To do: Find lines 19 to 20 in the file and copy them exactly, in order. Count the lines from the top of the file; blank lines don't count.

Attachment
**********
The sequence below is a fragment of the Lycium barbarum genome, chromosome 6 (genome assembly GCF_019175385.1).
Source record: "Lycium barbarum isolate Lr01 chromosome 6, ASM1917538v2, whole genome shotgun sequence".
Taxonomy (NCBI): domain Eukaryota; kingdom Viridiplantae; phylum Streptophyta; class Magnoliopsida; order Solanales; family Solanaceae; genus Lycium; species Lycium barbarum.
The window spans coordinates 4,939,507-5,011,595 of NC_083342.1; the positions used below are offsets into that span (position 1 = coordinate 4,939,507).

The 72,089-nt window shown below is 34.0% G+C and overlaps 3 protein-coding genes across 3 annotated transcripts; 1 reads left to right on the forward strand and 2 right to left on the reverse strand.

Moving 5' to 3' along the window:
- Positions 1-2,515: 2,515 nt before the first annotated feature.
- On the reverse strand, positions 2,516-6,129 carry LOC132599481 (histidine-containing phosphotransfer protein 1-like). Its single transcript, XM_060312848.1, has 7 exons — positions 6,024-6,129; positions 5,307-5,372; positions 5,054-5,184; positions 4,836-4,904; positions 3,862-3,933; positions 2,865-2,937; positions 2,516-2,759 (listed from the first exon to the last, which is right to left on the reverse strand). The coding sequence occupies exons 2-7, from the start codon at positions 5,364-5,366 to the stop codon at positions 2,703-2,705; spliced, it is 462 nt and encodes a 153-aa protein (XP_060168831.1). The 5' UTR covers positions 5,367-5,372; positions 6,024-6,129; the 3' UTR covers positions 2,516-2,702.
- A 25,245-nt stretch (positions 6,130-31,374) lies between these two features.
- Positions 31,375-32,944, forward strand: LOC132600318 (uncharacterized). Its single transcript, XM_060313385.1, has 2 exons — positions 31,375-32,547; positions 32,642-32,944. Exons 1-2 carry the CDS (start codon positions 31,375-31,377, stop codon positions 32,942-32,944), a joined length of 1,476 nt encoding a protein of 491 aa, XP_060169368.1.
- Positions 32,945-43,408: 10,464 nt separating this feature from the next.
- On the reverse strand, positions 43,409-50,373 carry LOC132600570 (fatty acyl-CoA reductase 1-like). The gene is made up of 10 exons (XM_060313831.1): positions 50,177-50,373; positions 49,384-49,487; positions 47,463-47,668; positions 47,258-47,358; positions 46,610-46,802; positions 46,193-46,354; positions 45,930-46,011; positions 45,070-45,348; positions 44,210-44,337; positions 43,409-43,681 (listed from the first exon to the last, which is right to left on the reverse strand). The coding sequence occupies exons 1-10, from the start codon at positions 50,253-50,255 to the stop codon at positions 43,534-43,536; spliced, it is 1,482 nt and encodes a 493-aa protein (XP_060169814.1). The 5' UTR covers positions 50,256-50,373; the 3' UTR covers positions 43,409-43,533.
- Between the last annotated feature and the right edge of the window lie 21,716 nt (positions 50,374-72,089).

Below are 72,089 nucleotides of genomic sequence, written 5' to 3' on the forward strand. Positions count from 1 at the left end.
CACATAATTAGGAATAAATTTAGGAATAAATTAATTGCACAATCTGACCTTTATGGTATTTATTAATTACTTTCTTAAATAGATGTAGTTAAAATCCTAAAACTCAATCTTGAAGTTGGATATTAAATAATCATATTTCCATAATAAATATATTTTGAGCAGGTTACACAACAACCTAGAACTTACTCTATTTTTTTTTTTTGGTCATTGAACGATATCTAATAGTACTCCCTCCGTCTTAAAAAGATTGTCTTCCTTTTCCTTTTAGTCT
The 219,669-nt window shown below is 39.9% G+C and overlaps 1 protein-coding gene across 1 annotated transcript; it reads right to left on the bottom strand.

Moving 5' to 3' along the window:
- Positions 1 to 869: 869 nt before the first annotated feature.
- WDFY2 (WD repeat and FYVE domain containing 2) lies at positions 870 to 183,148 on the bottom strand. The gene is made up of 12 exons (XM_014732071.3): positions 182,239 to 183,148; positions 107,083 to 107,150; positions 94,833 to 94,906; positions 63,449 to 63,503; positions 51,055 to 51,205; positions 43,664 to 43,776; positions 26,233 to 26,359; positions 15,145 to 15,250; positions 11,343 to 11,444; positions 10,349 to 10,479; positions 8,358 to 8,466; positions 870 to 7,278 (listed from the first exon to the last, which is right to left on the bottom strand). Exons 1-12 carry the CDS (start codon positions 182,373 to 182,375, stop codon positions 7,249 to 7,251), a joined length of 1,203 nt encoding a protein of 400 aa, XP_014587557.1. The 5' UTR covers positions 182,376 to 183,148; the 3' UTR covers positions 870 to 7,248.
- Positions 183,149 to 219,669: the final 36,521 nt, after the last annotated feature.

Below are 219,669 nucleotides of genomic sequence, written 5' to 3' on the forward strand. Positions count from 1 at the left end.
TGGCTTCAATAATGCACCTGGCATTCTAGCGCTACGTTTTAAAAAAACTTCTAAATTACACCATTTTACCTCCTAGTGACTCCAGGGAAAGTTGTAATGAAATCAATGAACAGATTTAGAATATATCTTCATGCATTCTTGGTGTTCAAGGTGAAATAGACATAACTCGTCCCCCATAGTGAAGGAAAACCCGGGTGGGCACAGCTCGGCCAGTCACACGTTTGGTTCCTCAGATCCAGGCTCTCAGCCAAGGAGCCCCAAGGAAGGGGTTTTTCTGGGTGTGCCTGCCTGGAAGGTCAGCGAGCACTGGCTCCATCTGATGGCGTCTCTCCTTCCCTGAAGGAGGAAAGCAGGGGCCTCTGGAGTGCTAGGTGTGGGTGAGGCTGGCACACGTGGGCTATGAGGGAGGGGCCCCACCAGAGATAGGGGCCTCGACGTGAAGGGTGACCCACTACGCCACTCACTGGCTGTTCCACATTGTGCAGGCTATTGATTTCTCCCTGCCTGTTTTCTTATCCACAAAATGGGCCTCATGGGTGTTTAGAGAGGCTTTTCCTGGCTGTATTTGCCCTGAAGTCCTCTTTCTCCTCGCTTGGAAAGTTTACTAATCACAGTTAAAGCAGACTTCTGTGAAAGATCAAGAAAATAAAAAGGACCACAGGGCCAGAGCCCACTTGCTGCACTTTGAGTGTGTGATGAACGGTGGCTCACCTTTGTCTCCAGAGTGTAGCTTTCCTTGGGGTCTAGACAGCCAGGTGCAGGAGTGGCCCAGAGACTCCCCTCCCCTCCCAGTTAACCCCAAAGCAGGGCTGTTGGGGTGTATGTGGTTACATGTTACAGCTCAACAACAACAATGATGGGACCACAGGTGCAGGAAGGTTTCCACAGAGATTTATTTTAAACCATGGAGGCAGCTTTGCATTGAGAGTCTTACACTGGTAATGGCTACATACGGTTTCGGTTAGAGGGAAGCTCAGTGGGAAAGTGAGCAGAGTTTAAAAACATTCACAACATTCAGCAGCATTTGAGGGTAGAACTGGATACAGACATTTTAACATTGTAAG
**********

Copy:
- WDFY2 (WD repeat and FYVE domain containing 2) lies at positions 870 to 183,148 on the bottom strand. The gene is made up of 12 exons (XM_014732071.3): positions 182,239 to 183,148; positions 107,083 to 107,150; positions 94,833 to 94,906; positions 63,449 to 63,503; positions 51,055 to 51,205; positions 43,664 to 43,776; positions 26,233 to 26,359; positions 15,145 to 15,250; positions 11,343 to 11,444; positions 10,349 to 10,479; positions 8,358 to 8,466; positions 870 to 7,278 (listed from the first exon to the last, which is right to left on the bottom strand). Exons 1-12 carry the CDS (start codon positions 182,373 to 182,375, stop codon positions 7,249 to 7,251), a joined length of 1,203 nt encoding a protein of 400 aa, XP_014587557.1. The 5' UTR covers positions 182,376 to 183,148; the 3' UTR covers positions 870 to 7,248.
- Positions 183,149 to 219,669: the final 36,521 nt, after the last annotated feature.